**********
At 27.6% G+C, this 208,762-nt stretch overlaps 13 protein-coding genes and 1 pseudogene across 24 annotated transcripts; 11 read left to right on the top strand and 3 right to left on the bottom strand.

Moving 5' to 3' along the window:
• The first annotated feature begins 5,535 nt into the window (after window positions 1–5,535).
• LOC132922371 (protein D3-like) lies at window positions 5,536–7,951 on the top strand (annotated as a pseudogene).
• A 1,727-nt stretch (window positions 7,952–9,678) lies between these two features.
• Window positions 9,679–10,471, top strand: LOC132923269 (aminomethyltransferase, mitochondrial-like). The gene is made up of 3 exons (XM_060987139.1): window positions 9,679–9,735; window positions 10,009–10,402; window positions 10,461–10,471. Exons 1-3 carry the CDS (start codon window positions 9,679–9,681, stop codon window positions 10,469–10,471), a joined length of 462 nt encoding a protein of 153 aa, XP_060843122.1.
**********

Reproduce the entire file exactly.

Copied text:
At 27.6% G+C, this 208,762-nt stretch overlaps 13 protein-coding genes and 1 pseudogene across 24 annotated transcripts; 11 read left to right on the top strand and 3 right to left on the bottom strand.

Moving 5' to 3' along the window:
• The first annotated feature begins 5,535 nt into the window (after window positions 1–5,535).
• LOC132922371 (protein D3-like) lies at window positions 5,536–7,951 on the top strand (annotated as a pseudogene).
• A 1,727-nt stretch (window positions 7,952–9,678) lies between these two features.
• Window positions 9,679–10,471, top strand: LOC132923269 (aminomethyltransferase, mitochondrial-like). The gene is made up of 3 exons (XM_060987139.1): window positions 9,679–9,735; window positions 10,009–10,402; window positions 10,461–10,471. Exons 1-3 carry the CDS (start codon window positions 9,679–9,681, stop codon window positions 10,469–10,471), a joined length of 462 nt encoding a protein of 153 aa, XP_060843122.1.